Q:

How does carbon dioxide enter the leaf?

A:

Quick Answer

Carbon dioxide enters the leaf through tiny openings called the stomata. These specialized apertures open during the day to allow for the exchange of carbon dioxide and water in a process known as transpiration.

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Full Answer

The leaf of a plant is protected by a waxy substance called the cuticle. This prevents the air, containing carbon dioxide, from entering the leaf. Since carbon dioxide is one of the primary components that drive photosynthesis, plant leaves adapted and evolved these highly specialized structures to allow the passage of carbon dioxide. In some unicellular and marine autotrophic plants, carbon dioxide freely enters without passing through any specialized part.

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Related Questions

  • Q:

    How does carbon dioxide affect plant growth?

    A:

    Plants require carbon dioxide for growth. It is a necessary ingredient for photosynthesis in which the plant creates glucose and structural carbon that forms the plant body. According to Nature Education, approximately 96 percent of the typical dry plant mass is due to compounds created through photosynthesis using carbon dioxide.

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  • Q:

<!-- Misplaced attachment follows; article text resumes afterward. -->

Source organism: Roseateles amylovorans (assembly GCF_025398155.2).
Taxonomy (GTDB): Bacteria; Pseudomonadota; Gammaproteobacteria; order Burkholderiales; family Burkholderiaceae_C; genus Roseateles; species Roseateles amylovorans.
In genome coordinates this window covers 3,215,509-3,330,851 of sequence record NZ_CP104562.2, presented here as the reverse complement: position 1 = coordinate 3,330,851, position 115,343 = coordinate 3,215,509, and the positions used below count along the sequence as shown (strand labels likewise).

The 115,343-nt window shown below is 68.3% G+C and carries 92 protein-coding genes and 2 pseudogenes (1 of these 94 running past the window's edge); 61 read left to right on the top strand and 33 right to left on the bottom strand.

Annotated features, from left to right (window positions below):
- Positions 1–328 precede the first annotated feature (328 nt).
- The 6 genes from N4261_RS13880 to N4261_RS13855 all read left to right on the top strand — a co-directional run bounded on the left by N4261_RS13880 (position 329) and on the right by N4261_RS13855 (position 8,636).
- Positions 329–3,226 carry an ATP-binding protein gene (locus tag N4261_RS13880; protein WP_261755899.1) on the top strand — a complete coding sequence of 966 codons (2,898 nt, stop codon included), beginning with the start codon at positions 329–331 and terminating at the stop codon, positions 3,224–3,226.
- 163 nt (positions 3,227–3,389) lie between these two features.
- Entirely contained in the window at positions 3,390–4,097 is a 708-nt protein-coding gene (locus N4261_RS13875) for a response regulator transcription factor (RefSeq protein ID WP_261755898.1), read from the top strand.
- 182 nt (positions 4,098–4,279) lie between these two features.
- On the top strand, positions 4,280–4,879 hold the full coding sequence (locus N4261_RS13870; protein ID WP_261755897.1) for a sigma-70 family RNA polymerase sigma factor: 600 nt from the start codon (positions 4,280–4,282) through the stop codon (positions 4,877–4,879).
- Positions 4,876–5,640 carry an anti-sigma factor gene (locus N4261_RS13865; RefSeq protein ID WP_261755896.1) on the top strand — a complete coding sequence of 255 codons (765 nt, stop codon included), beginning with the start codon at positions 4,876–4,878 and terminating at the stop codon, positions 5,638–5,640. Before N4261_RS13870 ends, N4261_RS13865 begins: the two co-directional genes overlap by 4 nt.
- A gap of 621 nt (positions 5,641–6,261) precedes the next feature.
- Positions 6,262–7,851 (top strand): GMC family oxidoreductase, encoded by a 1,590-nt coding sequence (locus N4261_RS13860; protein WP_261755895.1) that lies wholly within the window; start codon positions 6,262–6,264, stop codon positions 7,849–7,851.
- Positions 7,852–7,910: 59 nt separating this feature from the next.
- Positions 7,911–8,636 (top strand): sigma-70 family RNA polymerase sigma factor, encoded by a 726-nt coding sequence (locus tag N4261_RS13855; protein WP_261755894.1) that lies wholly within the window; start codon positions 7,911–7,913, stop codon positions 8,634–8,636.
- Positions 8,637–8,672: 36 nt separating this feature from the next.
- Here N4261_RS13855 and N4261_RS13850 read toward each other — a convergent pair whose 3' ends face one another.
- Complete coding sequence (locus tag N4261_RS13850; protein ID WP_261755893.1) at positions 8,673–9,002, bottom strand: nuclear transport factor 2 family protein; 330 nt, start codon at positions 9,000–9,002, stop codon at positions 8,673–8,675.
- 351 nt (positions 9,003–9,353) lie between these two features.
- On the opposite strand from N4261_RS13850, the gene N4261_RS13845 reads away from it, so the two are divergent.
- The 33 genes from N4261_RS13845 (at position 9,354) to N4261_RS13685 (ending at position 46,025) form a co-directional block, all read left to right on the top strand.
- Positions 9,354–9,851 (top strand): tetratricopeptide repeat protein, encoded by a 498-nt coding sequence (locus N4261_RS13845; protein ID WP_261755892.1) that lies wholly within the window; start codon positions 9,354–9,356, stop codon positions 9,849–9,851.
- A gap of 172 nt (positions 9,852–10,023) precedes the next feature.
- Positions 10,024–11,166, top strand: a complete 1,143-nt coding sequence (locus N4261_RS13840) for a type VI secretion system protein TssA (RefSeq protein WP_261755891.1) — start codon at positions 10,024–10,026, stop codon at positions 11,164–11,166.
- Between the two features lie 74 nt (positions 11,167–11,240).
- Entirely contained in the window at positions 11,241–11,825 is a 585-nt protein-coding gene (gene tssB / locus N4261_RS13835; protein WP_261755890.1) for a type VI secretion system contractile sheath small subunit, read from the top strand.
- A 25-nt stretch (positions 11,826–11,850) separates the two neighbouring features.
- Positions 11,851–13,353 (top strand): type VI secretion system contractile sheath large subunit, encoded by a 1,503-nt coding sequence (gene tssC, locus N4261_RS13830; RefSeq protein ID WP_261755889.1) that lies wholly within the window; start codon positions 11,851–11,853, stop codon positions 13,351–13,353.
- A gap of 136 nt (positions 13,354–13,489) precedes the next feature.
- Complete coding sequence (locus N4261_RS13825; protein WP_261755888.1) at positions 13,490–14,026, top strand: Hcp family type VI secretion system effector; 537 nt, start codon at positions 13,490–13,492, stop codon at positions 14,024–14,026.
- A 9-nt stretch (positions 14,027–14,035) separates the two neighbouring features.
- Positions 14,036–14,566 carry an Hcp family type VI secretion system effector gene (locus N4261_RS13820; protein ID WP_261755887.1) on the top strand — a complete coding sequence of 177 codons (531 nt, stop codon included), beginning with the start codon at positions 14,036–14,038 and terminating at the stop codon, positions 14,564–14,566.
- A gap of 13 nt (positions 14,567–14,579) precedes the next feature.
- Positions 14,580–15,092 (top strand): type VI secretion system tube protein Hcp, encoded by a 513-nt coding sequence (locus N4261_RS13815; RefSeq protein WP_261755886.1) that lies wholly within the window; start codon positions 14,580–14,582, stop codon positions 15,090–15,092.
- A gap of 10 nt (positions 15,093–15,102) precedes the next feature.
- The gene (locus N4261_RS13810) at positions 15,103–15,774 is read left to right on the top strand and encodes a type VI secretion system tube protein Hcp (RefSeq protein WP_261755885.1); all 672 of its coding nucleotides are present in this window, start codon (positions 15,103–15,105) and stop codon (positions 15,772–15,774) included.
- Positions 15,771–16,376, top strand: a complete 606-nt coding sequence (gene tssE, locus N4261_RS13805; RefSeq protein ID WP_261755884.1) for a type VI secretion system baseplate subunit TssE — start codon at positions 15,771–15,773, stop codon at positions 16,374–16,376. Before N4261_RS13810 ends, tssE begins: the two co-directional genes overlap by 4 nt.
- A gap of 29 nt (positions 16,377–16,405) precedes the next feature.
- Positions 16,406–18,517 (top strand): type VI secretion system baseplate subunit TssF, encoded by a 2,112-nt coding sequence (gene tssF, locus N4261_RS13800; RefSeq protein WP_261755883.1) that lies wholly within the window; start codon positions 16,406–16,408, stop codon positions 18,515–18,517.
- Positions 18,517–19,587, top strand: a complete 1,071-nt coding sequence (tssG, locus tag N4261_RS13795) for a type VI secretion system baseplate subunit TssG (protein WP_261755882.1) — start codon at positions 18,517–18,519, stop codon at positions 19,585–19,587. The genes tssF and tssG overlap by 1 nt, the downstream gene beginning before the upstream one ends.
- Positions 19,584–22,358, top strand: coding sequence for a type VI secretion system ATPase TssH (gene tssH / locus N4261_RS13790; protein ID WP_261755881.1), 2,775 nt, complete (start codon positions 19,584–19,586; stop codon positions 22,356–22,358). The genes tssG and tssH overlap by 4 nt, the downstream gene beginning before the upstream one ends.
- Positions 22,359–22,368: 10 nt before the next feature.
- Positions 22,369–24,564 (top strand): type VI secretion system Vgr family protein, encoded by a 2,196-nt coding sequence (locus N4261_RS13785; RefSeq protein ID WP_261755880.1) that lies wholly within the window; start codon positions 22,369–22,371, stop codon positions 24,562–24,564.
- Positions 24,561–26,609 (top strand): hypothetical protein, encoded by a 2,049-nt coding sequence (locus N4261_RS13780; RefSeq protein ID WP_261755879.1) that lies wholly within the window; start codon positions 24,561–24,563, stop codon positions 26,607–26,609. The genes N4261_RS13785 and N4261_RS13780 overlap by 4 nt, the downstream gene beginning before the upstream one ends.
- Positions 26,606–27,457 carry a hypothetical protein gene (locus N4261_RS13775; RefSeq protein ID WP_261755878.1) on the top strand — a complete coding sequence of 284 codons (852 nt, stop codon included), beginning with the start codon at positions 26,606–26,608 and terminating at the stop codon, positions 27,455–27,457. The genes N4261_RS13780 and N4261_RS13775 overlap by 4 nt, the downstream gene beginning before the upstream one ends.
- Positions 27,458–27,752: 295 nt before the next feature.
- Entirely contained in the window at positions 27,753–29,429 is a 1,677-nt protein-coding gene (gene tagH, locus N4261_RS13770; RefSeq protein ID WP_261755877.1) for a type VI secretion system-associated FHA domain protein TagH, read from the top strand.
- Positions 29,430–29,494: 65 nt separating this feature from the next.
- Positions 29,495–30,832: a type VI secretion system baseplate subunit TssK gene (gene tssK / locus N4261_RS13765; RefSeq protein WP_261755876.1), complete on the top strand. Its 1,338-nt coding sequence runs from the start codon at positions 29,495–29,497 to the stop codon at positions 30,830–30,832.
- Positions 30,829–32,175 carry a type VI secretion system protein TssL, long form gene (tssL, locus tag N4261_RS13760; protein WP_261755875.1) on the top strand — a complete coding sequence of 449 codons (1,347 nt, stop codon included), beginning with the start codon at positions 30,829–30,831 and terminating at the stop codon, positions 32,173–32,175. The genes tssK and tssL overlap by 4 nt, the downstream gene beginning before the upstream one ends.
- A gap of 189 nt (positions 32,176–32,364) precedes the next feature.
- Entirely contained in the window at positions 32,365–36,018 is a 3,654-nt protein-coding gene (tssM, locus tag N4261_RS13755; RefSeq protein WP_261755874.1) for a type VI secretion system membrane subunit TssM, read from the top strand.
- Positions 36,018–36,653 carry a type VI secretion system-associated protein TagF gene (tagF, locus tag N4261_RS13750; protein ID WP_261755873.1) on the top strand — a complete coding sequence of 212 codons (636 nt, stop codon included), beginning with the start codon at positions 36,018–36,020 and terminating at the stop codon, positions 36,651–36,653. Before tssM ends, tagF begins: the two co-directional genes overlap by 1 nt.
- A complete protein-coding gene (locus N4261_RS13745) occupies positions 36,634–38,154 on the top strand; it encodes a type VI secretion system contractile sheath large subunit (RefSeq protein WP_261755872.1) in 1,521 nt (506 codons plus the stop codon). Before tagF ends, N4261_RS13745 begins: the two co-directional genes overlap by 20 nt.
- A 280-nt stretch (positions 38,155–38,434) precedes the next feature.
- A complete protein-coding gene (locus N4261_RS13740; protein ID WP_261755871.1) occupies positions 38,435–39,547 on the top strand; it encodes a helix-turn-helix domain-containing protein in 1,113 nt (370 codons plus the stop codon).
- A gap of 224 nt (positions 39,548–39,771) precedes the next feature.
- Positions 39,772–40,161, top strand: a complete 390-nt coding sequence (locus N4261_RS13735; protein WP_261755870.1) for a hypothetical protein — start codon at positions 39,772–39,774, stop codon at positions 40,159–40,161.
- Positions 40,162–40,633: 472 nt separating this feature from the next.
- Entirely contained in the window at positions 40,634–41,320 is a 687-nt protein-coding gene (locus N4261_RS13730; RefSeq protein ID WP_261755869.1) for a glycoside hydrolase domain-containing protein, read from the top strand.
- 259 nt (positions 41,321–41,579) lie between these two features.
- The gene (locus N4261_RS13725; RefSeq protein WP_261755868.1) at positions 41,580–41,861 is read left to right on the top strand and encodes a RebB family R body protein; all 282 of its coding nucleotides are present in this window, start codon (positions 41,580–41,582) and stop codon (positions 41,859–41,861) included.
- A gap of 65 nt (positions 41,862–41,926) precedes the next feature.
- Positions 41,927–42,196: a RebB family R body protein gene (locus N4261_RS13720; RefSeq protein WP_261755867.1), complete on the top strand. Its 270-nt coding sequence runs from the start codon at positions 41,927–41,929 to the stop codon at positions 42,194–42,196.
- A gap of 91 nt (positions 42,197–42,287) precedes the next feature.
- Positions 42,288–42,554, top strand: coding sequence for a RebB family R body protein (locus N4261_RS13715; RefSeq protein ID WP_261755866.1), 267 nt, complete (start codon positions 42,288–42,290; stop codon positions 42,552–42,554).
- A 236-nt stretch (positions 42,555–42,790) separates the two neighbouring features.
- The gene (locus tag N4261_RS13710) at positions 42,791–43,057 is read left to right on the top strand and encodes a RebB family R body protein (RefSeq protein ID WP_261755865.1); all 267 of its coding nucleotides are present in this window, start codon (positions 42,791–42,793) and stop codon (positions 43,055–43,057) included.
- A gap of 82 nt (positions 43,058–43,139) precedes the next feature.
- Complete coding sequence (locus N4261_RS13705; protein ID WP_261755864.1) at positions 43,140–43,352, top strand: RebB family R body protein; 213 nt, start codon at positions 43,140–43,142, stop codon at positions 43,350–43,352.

What does a stomata do?

    A:

    A stomata is the part of a plant that allows gases such as oxygen and carbon dioxide to move freely into and out of a leaf. Every plant with above-ground leaves has stomata.

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  • Q:

    What are stomata responsible for?

    A:

    The main responsibilities of stomata, tiny openings on the bottoms of plant leaves, is the intake of carbon dioxide and the release of oxygen. These are necessary for photosynthesis to take place, since this process uses carbon dioxide and produces oxygen as a waste product.

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  • Q:

    Where are stomata found?

    A:

    The stomata in plant cells can be found in the epidermis of leaves, stems and other parts of the plant involved in gas exchange. The pores inside the spongy layer of the plant leaf help aid in the exchange of gases between the leaf and its environment, and these pores eventually open up to the outside through the stomata.

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